Friday, September 18, 2009

9-18-09: Nimbus Cloud Computer

Last night, in my graduate class in digital design, a man named John Crowley came in and gave about a 70 minute presentation on a product he was working on, and will soon begin to sell, called the Nimbus Cloud Computer. The reason why he was invited was mostly because he was a real-world entrepreneur who built a machine using FPGAs that had an Altera processor at their core (which is the same manufacturer as the processors for the FPGAs we use in the course).

The presentation was pretty much half sales pitch, half technical discussion. The Nimbus is a small machine, with no imbedded operating system, with only USB ports. It ran a virtual machine that connected to a Nimbus server. The cost of the box itself is about $50, but each user pays a monthly subscription fee per device. All of the “technical stuff” and troubleshooting is supposed to be handled by Nimbus customer service. I’m not entirely sure how that will work, but it’s an interesting concept.

The product has its obvious good and bad points.

Good: it’s fast, cheap, “green” (doesn’t draw a lot of power), easy to set up, accessible almost anywhere, and very secure.

Bad: video compression is very poor, and you’re limited to only using a few USB devices (pretty much a mouse and a monitor). He went on Youtube and played a video, and it was very, very choppy. It’s something they might be able to fix by porting over an MPEG to the board itself and decoding it there, but right now they’re doing a lot of compression up front, and it lags badly.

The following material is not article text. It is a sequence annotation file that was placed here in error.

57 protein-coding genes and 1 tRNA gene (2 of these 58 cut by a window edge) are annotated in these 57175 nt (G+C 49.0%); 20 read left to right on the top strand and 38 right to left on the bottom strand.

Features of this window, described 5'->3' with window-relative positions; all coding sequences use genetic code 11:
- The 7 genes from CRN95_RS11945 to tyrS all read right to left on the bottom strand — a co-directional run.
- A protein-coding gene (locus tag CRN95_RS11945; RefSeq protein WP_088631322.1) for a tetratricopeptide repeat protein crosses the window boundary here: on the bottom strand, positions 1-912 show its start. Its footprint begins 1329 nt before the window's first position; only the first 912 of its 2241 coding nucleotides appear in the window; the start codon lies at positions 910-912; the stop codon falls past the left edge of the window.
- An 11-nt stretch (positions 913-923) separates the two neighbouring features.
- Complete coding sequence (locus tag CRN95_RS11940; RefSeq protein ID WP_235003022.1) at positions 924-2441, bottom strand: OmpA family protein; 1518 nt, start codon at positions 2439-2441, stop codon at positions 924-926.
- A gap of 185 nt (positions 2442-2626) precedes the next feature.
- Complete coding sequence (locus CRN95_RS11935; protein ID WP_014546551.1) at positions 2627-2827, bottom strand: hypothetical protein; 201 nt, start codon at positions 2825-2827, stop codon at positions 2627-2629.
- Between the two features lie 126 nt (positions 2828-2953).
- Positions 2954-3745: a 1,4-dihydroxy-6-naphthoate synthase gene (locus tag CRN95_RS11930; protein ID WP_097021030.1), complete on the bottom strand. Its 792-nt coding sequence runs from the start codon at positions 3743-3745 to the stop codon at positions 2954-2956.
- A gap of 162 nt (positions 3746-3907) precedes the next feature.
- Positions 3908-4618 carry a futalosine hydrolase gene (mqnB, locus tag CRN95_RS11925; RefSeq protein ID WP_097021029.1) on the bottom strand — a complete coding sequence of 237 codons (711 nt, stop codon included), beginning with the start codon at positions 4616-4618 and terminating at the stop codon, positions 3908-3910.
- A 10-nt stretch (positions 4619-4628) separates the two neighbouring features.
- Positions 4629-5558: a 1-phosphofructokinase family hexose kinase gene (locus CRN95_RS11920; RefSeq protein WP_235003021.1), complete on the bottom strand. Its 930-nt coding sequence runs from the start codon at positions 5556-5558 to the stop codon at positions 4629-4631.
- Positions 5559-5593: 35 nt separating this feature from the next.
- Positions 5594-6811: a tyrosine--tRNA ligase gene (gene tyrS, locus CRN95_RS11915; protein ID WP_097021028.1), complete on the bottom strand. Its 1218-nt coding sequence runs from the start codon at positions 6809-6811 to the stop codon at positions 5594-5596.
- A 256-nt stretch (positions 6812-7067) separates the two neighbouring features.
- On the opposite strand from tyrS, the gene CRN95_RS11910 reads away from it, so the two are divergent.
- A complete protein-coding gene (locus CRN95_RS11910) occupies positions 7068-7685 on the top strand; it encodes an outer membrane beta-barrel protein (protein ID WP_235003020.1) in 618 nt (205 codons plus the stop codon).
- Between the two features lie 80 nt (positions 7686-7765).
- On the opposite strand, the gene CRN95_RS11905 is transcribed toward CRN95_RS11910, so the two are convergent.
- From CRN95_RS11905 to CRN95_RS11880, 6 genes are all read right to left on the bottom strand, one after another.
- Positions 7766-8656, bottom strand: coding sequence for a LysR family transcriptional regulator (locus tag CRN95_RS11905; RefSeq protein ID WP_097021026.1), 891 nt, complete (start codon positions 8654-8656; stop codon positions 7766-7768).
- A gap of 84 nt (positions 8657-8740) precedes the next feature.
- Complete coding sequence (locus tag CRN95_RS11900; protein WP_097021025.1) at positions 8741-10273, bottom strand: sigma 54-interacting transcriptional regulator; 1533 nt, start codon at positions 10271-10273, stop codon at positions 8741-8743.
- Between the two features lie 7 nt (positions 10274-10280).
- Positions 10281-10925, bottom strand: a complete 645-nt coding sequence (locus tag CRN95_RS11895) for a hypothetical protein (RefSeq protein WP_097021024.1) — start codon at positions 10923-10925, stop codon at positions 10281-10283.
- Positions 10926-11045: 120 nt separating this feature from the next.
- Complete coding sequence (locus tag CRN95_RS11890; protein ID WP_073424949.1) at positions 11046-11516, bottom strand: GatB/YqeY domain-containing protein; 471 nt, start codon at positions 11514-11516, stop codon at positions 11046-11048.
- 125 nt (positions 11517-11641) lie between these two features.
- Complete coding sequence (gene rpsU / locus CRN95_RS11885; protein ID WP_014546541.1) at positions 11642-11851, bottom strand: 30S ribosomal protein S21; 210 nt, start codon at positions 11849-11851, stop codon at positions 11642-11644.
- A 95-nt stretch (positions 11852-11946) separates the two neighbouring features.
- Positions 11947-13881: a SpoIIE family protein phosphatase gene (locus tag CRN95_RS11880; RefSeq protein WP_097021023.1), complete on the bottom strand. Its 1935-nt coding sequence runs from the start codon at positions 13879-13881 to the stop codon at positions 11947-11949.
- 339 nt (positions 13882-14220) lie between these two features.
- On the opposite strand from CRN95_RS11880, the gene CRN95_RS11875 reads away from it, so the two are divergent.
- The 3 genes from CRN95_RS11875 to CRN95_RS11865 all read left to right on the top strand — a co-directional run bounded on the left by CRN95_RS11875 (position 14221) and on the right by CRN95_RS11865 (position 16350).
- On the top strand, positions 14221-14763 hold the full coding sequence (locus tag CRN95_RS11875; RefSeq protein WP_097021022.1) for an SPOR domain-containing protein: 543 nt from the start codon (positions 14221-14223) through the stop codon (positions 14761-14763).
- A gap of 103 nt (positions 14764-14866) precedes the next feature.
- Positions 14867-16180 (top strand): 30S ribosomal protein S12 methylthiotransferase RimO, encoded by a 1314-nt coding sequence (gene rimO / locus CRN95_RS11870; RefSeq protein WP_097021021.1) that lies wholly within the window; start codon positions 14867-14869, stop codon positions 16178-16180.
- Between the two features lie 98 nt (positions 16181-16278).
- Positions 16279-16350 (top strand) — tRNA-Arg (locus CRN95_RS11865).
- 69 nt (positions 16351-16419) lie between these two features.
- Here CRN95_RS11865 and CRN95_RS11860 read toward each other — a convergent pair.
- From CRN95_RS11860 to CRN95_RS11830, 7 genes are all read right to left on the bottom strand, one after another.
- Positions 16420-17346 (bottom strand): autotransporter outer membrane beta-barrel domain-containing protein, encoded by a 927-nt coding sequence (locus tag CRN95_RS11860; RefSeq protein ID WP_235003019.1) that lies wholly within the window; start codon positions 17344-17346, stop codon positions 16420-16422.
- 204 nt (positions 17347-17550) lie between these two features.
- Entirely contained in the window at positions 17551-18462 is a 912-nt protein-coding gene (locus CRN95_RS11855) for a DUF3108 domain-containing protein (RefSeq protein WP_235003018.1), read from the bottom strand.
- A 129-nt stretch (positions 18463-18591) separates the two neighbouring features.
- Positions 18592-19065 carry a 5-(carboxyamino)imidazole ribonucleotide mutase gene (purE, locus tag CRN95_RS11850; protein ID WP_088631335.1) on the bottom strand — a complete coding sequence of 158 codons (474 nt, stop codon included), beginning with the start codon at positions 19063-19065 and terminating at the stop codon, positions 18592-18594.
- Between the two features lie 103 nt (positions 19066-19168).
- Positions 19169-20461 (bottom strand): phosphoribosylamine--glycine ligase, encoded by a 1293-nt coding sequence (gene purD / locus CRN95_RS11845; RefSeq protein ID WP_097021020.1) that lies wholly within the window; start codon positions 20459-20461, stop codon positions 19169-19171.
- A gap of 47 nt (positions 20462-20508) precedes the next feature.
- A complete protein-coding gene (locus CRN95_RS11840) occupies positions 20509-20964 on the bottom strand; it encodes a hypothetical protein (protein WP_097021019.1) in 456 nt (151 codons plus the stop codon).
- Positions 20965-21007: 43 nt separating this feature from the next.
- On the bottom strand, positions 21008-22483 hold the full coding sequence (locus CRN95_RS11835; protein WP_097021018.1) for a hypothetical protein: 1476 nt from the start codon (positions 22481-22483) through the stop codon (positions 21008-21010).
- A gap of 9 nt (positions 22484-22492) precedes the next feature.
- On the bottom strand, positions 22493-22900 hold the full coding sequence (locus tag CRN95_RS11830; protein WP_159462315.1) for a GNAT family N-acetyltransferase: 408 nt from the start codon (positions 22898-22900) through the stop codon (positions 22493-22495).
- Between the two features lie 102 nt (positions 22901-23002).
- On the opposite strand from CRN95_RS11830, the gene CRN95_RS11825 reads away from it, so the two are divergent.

But Crowley brought up some interesting points. Since it’s very fast (a lot of routines are done via Verilog in hardware as opposed to software) and secure (no embedded operating system), it could have potential uses in the military and industries where speed and security are important. I don’t know if he mentioned it last night, but my co-worker Joe and I (who are both in the class) thought: why not hospitals?

I did a project for two months during my junior year in college in Bangkok, Thailand. We worked at a state-run hospital (Lerdsin Hospital to be specific) with the Orthopedic Department. The goal was to help build an electronic database to replace their paper system. We got the job done (most of the technical work was done by one of my project partners who was a CS major), but while doing the project, we were constantly asked about other technologies the doctors could use to access patient data, like a PDA or a tablet PC. It felt like stuff of pipe dreams, but, after the fact, we thought it was feasible, so we left it in our report as “possible future developments” in the recommendations section.

Last night I was reminded of that experience when Crowley talked about the mobility and security. With the age of health care reform in full swing, and paper records going the way of the Dodo, I thought it would be far more prudent for the company to sell the Nimbus to hospitals. It would help save cost AND allow doctors to access data cheaply and almost anywhere (the website says you can access a Nimbus via any Android enabled device). I even went so far as to write Crowley an e-mail saying so.

I’m not entirely sure how well ScreenPC, Crowley’s company, will do with the device. A lot of the small consumer ideas they have could easily be done via a Netbook, which costs about $50 to $100 more and has no monthly subscription fee. I do hope they go after hospitals.

Best of luck, ScreenPC.

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